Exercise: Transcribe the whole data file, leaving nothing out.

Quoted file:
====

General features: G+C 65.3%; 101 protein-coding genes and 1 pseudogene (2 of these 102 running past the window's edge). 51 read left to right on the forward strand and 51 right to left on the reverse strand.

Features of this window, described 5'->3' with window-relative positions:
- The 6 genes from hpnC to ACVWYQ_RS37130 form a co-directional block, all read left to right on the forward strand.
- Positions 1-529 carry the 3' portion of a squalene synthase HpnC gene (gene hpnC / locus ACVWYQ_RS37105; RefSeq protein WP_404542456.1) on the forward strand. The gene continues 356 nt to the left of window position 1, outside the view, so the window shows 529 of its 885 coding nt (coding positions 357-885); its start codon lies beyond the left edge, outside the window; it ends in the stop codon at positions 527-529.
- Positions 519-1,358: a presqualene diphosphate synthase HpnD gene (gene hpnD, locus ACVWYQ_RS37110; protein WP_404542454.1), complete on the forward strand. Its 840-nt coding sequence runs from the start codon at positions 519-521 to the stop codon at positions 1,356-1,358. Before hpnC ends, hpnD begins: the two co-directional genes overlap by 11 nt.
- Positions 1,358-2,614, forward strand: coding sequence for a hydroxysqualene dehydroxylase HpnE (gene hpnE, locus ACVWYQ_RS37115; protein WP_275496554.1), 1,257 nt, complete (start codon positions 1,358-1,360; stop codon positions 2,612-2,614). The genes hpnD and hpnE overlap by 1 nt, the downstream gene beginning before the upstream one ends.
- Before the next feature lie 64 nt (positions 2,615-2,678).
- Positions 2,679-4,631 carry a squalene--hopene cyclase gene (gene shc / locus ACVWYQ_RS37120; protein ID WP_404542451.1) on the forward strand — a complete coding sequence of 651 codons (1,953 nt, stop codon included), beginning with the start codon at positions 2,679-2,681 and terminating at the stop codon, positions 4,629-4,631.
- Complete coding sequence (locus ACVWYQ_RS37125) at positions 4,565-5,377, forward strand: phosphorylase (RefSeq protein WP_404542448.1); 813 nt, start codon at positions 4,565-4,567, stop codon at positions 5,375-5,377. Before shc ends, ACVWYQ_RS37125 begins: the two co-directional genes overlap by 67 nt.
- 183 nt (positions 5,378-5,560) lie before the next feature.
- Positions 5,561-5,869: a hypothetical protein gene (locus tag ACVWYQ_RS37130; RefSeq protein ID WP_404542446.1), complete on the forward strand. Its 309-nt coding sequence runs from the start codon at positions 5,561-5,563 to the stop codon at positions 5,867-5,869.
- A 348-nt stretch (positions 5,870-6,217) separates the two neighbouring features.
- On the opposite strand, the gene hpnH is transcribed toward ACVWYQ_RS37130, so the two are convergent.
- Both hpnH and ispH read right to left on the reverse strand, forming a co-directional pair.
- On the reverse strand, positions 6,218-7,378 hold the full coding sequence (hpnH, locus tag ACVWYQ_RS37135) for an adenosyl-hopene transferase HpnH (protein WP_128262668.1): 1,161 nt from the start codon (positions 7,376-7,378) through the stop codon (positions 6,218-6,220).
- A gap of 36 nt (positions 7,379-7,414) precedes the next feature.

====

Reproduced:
General features: G+C 65.3%; 101 protein-coding genes and 1 pseudogene (2 of these 102 running past the window's edge). 51 read left to right on the forward strand and 51 right to left on the reverse strand.

Features of this window, described 5'->3' with window-relative positions:
- The 6 genes from hpnC to ACVWYQ_RS37130 form a co-directional block, all read left to right on the forward strand.
- Positions 1-529 carry the 3' portion of a squalene synthase HpnC gene (gene hpnC / locus ACVWYQ_RS37105; RefSeq protein WP_404542456.1) on the forward strand. The gene continues 356 nt to the left of window position 1, outside the view, so the window shows 529 of its 885 coding nt (coding positions 357-885); its start codon lies beyond the left edge, outside the window; it ends in the stop codon at positions 527-529.
- Positions 519-1,358: a presqualene diphosphate synthase HpnD gene (gene hpnD, locus ACVWYQ_RS37110; protein WP_404542454.1), complete on the forward strand. Its 840-nt coding sequence runs from the start codon at positions 519-521 to the stop codon at positions 1,356-1,358. Before hpnC ends, hpnD begins: the two co-directional genes overlap by 11 nt.
- Positions 1,358-2,614, forward strand: coding sequence for a hydroxysqualene dehydroxylase HpnE (gene hpnE, locus ACVWYQ_RS37115; protein WP_275496554.1), 1,257 nt, complete (start codon positions 1,358-1,360; stop codon positions 2,612-2,614). The genes hpnD and hpnE overlap by 1 nt, the downstream gene beginning before the upstream one ends.
- Before the next feature lie 64 nt (positions 2,615-2,678).
- Positions 2,679-4,631 carry a squalene--hopene cyclase gene (gene shc / locus ACVWYQ_RS37120; protein ID WP_404542451.1) on the forward strand — a complete coding sequence of 651 codons (1,953 nt, stop codon included), beginning with the start codon at positions 2,679-2,681 and terminating at the stop codon, positions 4,629-4,631.
- Complete coding sequence (locus ACVWYQ_RS37125) at positions 4,565-5,377, forward strand: phosphorylase (RefSeq protein WP_404542448.1); 813 nt, start codon at positions 4,565-4,567, stop codon at positions 5,375-5,377. Before shc ends, ACVWYQ_RS37125 begins: the two co-directional genes overlap by 67 nt.
- 183 nt (positions 5,378-5,560) lie before the next feature.
- Positions 5,561-5,869: a hypothetical protein gene (locus tag ACVWYQ_RS37130; RefSeq protein ID WP_404542446.1), complete on the forward strand. Its 309-nt coding sequence runs from the start codon at positions 5,561-5,563 to the stop codon at positions 5,867-5,869.
- A 348-nt stretch (positions 5,870-6,217) separates the two neighbouring features.
- On the opposite strand, the gene hpnH is transcribed toward ACVWYQ_RS37130, so the two are convergent.
- Both hpnH and ispH read right to left on the reverse strand, forming a co-directional pair.
- On the reverse strand, positions 6,218-7,378 hold the full coding sequence (hpnH, locus tag ACVWYQ_RS37135) for an adenosyl-hopene transferase HpnH (protein WP_128262668.1): 1,161 nt from the start codon (positions 7,376-7,378) through the stop codon (positions 6,218-6,220).
- A gap of 36 nt (positions 7,379-7,414) precedes the next feature.